What is the role of youth in shaping e-marketing trends?
What does internet marketing gain from the presence of young people in the goods and services market? What are the opportunities and risks involved in the cooperation of marketers and bloggers? Read what Krzysztof Majkowski, team leader and senior business consultant at Gemius, has to say about the role of youth in shaping trends.
To reach young people with an advertising message, marketers must adopt an appropriate perspective in their activities. The mechanisms that have worked out well before don’t always pass the grade when it comes to teenagers. In fact, they fail most of the time. If I were to suggest what marketing gains from this, two things come to mind. Firstly, the opportunity to learn and thereby achieve greater flexibility and openness to new solutions. Secondly, a large audience with some income or at least some influence over the spending of their household’s income.
The fight to attract attention
For marketers this means changing the way we communicate and selecting appropriate media, which should be considered as part of the marketing mix. The next challenge is the constant struggle for teenagers’ attention, which is due on the one hand to the fact that young people have difficulty maintaining concentration for long on a single issue, and on the other hand to the fact that they are easily bored by the content presented.
The key is to build up commitment, which can be achieved by showing inspiring content, served in a fast and easily accessible format. It is worth noting that this content does not necessarily have to be very deep.
Young people care about themselves as a brand
For example, the fact that someone likes a given brand or "follows" it on Twitter does not mean that particular brand is important to that person. It only shows that the person identifies with a certain concept or image, with the values or emotions. The key is to understand that young people don’t care about the brand as such, they care about themselves as a brand. If the brand personifies a style, a value with which they identify, which makes them unique in some way, then they will become a "fan". To sum up, young people don’t care about a particular brand until they have reason to identify with it and use it to create their own brand.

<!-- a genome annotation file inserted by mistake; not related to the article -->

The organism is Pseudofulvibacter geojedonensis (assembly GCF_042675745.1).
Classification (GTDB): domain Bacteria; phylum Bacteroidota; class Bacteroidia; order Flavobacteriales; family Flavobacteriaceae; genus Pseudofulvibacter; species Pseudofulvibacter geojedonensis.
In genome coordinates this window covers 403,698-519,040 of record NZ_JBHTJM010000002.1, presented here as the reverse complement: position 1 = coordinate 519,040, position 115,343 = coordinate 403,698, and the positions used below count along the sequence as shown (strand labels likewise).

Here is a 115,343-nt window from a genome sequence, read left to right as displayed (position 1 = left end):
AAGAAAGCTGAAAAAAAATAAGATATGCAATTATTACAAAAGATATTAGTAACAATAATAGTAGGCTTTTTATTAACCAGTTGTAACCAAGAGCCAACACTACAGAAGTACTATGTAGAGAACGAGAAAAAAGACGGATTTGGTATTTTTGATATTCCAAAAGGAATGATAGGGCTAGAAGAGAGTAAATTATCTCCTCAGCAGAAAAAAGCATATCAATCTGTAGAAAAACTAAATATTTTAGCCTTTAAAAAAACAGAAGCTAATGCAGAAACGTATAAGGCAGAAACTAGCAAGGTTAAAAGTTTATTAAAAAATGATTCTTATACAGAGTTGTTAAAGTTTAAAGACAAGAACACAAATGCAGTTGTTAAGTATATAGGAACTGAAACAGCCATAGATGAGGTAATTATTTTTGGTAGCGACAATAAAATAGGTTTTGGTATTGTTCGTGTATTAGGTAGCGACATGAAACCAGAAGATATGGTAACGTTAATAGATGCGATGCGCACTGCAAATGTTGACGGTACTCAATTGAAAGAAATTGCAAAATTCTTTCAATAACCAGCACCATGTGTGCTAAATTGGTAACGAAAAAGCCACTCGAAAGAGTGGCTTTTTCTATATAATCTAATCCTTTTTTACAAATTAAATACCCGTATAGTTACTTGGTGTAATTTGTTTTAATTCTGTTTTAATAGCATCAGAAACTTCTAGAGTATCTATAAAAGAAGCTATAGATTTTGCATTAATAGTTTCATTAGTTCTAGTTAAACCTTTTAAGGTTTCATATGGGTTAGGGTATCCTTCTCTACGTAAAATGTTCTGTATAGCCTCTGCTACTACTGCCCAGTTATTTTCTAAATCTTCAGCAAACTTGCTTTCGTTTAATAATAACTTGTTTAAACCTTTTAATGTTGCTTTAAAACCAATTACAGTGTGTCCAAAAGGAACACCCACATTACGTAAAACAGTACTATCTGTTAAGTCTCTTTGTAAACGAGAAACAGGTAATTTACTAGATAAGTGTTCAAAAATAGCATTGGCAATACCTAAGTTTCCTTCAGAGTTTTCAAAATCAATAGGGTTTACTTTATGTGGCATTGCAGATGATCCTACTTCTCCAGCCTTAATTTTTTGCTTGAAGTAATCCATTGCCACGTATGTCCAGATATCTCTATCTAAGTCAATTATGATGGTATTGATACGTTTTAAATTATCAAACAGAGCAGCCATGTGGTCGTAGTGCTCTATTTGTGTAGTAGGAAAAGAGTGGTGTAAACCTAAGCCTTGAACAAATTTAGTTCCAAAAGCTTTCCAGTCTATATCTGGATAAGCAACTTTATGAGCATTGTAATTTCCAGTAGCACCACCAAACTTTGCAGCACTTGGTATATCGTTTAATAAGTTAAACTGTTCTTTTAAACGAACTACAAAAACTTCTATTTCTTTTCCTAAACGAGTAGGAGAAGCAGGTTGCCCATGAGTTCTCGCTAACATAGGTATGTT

Converse, don’t deliver a monologue
It opens up far greater possibilities, including the potential for direct – and above all, personalised – communication, through channels such as social media. Content which is engaging and tailored to a specific audience is key. This can be done through advertising, but we have a better chance of reaching a teenager with a specific message by communicating "with” them, not "at” them.
Bloggers are opinion leaders
The blogosphere is a great example, showing both the potential and the restrictions and risks. This is perhaps best illustrated by fashion and cosmetics blogs. Certain bloggers, such as Maffashion, who is well known to most internet users, have attained celebrity status through persistent work. Their potential from a marketing point of view is largely associated with the fact that the best bloggers know how to create interesting content and how to attract followers. Their very presence and commitment to a project generates interest. Moreover, by simply involving them in marketing campaigns or product placement, we are guaranteed greater audience engagement than any advertisement could provide. Additionally, we reach a specific target group. The risk involved is basically a reversal of what I mentioned earlier. If we choose the wrong blogger, our return on the investment will be very poor.